[whatwg] should we add beforeload/afterload events to the web platform?

Simon Pieters simonp at opera.com
Wed Jan 11 03:59:31 PST 2012

On Tue, 10 Jan 2012 07:34:19 +0100, Boris Zbarsky <bzbarsky at mit.edu> wrote:

> On 1/10/12 1:02 AM, Boris Zbarsky wrote:
>> I'd like to understand the client-side transformation use-case better,
>> in particular. What is it really trying to do?
> OK, I got more context on this.  The goal of the client-side  
> transformation case is effectively do something like what one can do  
> with XSLT in XML.  Specifically:
> 1)  Don't actually render the HTML coming down the pipe.  This includes  
> not doing any loads from it, but also includes not actually doing  
> layout, not running scripts in the page, etc.
> 2)  Bind some sort of transformation to it (in this case a script that  
> runs on the DOM or on the original source, depending).
> 3)  Render the result of that transformation.
> mobify uses beforeload for a poor-man's approximation to #1: it can  
> block loads, but not prevent execution of inline scripts or prevent  
> layout (short of adding "display:none" styles to the page itself).  Then  
> it does various other hackery to do #2 and #3.
> I agree that this is a good use case to solve, but beforeload doesn't  
> really solve it.  We should provide a better solution.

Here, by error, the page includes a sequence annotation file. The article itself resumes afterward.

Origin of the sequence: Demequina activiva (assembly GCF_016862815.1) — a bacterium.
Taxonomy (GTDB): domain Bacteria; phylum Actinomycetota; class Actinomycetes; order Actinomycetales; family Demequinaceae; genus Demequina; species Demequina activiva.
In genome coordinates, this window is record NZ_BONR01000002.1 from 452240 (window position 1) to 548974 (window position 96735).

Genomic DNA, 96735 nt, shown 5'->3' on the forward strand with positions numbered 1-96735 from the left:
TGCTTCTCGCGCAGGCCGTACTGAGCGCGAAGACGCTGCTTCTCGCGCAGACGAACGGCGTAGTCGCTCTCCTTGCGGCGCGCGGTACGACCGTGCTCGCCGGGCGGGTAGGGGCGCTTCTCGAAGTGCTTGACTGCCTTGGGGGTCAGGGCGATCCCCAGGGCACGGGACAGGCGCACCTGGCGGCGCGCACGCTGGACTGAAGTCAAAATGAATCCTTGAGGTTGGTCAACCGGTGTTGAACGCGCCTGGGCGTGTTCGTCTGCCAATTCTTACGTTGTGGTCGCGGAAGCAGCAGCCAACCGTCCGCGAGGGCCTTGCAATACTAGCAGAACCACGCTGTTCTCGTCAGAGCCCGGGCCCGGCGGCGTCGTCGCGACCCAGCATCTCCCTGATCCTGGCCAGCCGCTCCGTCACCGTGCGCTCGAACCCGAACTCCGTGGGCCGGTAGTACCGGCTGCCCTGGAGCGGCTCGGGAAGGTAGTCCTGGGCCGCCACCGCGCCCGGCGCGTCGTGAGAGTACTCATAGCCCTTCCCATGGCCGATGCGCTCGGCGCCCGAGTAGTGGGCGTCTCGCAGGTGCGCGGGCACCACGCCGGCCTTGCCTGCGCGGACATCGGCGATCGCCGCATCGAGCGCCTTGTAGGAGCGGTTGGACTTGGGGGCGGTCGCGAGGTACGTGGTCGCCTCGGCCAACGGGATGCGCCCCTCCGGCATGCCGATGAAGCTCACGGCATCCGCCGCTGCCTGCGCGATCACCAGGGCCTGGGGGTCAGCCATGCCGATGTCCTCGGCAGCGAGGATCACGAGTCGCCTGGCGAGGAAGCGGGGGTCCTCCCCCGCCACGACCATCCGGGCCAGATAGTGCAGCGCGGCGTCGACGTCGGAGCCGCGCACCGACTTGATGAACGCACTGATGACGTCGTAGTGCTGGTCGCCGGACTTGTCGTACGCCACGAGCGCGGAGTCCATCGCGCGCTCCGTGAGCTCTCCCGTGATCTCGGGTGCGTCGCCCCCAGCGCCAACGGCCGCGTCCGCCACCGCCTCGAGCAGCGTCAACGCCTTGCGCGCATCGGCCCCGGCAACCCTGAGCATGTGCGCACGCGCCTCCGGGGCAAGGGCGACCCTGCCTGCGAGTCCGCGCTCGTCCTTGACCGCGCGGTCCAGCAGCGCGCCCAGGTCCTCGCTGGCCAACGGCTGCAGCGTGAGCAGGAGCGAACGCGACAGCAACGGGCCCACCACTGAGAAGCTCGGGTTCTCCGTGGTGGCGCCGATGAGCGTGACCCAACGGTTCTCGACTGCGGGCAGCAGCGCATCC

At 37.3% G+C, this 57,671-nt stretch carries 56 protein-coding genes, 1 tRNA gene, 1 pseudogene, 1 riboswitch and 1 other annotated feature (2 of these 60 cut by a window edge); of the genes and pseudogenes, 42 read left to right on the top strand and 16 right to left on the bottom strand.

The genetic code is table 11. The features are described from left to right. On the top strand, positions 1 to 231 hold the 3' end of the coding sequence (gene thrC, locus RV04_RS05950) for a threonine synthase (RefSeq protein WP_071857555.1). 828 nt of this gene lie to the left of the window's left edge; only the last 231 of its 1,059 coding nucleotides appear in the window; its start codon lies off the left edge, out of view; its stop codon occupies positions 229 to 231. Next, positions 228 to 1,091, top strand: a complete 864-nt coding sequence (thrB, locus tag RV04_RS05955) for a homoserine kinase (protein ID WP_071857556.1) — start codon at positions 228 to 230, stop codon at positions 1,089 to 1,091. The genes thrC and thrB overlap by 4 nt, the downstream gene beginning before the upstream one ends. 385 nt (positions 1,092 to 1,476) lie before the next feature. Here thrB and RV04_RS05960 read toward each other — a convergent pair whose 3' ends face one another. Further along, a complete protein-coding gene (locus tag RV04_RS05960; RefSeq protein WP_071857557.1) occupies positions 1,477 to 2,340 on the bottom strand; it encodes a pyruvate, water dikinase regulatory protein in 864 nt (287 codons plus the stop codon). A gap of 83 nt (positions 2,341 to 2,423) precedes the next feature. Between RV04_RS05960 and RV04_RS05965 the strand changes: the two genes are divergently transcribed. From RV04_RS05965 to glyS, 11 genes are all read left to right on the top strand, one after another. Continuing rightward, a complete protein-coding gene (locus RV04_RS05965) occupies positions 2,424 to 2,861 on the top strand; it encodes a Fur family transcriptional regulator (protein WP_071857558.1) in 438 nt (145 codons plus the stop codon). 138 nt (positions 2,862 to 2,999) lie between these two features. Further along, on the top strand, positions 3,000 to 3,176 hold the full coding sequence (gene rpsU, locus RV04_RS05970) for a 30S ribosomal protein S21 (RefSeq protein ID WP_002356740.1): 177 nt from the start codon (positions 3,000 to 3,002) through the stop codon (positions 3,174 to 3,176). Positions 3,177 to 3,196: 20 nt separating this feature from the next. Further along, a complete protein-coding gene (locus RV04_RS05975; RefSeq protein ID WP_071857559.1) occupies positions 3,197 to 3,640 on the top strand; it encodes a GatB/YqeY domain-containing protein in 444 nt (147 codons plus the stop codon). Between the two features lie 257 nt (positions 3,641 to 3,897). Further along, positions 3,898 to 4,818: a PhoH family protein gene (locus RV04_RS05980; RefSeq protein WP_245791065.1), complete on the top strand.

> For the rest, I just checked and WebKit does set the event target to the  
> node triggering the load, at least for <script> nodes.  I can nearly  
> guarantee that we would NOT be willing to do that in Gecko even if we  
> were convinced that the 'beforeload' event is a good idea in the first  
> place.
> The 'afterload' event doesn't have the same sort of problems, of course;  
> it's no different from existing 'load' events in cases when it's fired  
> on an element.  Whether it provides a good solution for other cases, I  
> haven't had a chance to think through yet.
> -Boris


Might not be cross-browser yet (e.g. Opera seems to run the image's onload  
handler), but should work per spec I think. Well, the load can't be  
prevented if it's speculatively loaded it before the script has executed,  
but maybe that's fine for the use case.

Simon Pieters
Opera Software

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